RAK clears Equitativa to invest onshore in emirate

The company behind the UAE’s first real estate investment trust (Reit) is finalising plans for a series of new funds after the Government of Ras Al Khaimah allowed it to invest in onshore property in the emirate.

According to Equitativa Real Estate, the umbrella company that owns the Reit manager for Nasdaq Dubai-listed Emirates Reit, Sheikh Saud bin Saqr Al Qasimi, UAE Supreme Council Member and Ruler of Ras Al Khaimah, has issued a decree allowing current and future ­Reits and other collective investment funds that it manages to invest in Ras Al Khaimah.

The Emiri Decree, which is similar to one issued by the Dubai Government in February 2013, allows property funds managed by Equitativa to own onshore real estate in Ras Al Khaimah.

The decree is “subject to some conditions including that at least 51 per cent of the shares of the Reit shall at all times remain owned by UAE or other GCC nationals”, Equitativa said.

The company, which recently set up an asset management branch in Abu Dhabi’s new fin­ancial free zone Abu Dhabi Global Market, said it was working on launching a number of new specialised Reits focused on the UAE and the wider Middle East.

Emirates Reit shares were unchanged on Wednesday at US$1.11.

Sylvain Vieujot, Equitativa’s chairman, told The National that the company was actively looking to buy schools, hotels, industrial property and housing in RAK, which it would be likely to sell into one of its new real estate vehicles.

“The RAK property market is not large enough to warrant a separate vehicle by itself but we would be keen to set up separate Reits for different asset classes,” he said. “At the moment all of our property is located in Dubai but it is our intention to focus not just on Dubai but across all of the emirates.”

Reits are common in other parts of the world, where they are often sold to investors as a way of putting money into the property market without the difficulties of direct investment. Reits buy properties such as large office buildings and shopping centres, manage them and distribute the rental yield to investors. Most are publicly traded.

Emirates Reit was created in the 2010 trough of the Dubai property market and became the first Sharia-compliant Reit to be incorporated at the Dubai International Financial Centre. It owns nine properties, mostly offices and schools all in Dubai.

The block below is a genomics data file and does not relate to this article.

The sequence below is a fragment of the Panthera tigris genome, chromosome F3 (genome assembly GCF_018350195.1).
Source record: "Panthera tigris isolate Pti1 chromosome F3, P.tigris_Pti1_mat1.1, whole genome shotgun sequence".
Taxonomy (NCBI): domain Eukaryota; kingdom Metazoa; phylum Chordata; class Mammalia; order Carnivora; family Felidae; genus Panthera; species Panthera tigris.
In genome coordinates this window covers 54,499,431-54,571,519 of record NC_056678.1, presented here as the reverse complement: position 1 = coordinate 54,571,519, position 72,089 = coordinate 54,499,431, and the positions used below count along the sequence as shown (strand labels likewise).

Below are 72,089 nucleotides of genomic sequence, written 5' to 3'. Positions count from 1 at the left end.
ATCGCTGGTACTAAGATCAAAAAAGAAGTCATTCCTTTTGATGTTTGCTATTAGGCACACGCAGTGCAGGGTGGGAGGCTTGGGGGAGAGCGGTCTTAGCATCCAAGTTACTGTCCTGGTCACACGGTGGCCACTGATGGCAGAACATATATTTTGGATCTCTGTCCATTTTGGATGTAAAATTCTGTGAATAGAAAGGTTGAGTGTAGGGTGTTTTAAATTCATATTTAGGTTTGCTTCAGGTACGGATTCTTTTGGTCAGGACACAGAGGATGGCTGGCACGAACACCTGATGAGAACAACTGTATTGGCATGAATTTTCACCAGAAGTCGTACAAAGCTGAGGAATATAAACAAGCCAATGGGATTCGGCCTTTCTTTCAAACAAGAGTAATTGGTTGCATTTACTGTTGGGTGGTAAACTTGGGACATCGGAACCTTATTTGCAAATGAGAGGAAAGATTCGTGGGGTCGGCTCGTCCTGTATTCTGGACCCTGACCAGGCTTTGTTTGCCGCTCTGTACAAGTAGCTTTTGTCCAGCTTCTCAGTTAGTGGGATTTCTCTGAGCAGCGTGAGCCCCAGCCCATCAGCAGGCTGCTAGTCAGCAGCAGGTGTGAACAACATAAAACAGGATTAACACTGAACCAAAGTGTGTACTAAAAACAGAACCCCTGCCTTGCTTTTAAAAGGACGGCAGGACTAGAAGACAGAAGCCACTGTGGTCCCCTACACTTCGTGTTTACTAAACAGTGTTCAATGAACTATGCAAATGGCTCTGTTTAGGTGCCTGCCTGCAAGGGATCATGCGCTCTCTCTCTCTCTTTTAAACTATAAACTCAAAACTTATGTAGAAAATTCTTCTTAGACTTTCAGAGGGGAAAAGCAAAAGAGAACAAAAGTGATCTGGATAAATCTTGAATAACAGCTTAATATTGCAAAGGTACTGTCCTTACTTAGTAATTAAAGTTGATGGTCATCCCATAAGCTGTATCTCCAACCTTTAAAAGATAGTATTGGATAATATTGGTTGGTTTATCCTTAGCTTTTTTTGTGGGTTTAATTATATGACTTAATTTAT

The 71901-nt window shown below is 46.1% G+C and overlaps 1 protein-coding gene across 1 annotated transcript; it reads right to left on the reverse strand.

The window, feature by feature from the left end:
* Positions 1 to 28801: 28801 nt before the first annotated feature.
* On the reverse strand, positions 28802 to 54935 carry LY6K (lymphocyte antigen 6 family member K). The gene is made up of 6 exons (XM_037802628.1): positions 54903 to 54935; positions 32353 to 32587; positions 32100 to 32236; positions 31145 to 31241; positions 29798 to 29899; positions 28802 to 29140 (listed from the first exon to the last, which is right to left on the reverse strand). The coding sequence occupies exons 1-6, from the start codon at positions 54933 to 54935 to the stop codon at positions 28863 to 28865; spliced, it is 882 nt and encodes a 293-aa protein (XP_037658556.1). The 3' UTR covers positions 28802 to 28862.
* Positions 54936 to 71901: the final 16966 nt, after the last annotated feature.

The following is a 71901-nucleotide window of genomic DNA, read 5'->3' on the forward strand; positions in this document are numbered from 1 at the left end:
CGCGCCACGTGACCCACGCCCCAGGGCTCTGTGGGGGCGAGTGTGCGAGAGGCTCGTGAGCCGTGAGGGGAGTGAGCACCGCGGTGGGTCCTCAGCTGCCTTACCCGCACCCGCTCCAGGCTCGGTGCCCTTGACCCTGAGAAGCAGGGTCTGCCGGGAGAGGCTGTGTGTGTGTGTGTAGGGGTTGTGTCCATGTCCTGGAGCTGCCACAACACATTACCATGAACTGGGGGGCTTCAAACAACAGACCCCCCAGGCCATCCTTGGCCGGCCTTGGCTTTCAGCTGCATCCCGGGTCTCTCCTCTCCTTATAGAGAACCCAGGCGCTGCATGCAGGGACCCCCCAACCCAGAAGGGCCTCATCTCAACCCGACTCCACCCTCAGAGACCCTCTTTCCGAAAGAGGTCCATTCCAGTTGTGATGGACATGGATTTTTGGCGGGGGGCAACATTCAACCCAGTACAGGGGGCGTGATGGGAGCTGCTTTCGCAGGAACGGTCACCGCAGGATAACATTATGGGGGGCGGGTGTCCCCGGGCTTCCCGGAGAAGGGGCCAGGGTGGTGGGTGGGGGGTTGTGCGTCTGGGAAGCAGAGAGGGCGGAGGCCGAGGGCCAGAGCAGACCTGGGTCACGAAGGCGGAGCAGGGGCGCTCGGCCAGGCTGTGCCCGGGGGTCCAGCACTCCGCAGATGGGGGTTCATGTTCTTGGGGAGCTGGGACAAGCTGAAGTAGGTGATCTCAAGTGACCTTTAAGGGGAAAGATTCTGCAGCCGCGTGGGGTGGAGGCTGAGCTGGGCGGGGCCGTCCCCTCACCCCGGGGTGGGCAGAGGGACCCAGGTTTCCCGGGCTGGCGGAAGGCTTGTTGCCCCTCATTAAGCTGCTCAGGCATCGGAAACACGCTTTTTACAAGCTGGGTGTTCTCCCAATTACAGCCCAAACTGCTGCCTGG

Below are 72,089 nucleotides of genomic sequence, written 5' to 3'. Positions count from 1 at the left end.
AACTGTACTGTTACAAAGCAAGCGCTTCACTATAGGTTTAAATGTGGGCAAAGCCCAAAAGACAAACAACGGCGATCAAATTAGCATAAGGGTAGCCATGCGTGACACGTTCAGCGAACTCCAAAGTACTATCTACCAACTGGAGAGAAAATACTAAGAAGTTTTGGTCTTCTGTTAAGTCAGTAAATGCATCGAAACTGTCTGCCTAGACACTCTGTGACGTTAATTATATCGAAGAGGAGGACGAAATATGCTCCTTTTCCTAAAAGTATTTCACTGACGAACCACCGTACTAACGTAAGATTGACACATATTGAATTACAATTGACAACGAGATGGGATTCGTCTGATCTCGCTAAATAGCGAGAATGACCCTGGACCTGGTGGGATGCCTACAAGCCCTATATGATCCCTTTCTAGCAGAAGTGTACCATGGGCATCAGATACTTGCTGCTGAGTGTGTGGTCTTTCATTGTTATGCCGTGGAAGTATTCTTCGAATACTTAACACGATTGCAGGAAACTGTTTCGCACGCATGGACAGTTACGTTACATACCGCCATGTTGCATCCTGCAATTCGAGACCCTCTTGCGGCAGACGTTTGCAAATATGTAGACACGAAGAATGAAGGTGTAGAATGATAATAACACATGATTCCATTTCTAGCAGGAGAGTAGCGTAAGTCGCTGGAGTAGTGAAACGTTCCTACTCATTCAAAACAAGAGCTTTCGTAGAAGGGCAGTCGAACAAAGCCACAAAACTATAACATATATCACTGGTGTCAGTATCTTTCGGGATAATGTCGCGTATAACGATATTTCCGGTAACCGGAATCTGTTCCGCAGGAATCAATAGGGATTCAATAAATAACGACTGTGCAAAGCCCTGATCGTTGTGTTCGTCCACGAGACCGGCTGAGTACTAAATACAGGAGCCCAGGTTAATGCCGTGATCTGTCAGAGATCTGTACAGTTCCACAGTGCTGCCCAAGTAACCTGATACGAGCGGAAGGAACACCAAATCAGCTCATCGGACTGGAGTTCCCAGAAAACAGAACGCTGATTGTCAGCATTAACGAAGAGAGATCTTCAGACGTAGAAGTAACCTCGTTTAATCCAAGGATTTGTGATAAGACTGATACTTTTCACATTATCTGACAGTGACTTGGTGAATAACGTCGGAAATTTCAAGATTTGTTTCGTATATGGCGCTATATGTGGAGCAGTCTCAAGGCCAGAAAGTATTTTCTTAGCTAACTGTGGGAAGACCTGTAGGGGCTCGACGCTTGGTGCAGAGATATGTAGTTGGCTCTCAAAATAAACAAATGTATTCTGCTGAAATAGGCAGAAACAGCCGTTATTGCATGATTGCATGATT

Despite a strong appetite from investors to put cash into Dubai’s property market, the Reit sector in the Middle East has historically struggled to take off, held back by a shortage of investment-grade office space attractive to such institutional investors.

But since Emirates Reit was floated six years ago, more and more companies are looking to enter the sector.

Last year the Moroccan government passed legislation allowing Reits to operate and the vehicles form a key part of Saudi Arabia’s National Transformation Plan, which is currently being implemented. The property arm of GFH Financial Group and London-listed investment company Rasmala have announced an intention to set up Reits in Dubai.

“The UAE has historically set the benchmark for investment activity in the region,” said Faisal Durrani, the head of research at Cluttons. “I think in terms of Reits there is a perception that the availability of Reits sends out a strong message that the country is open for investment and provides a boost for foreign direct investment, which is easy to replicate and particularly welcome at a time of low oil prices.”

“In the UAE, we are seeing more investment-grade stock being built and RAK does have a number of high quality hotels with international operators as well as schools, which are of interest across the UAE due to the shortage of school places.”


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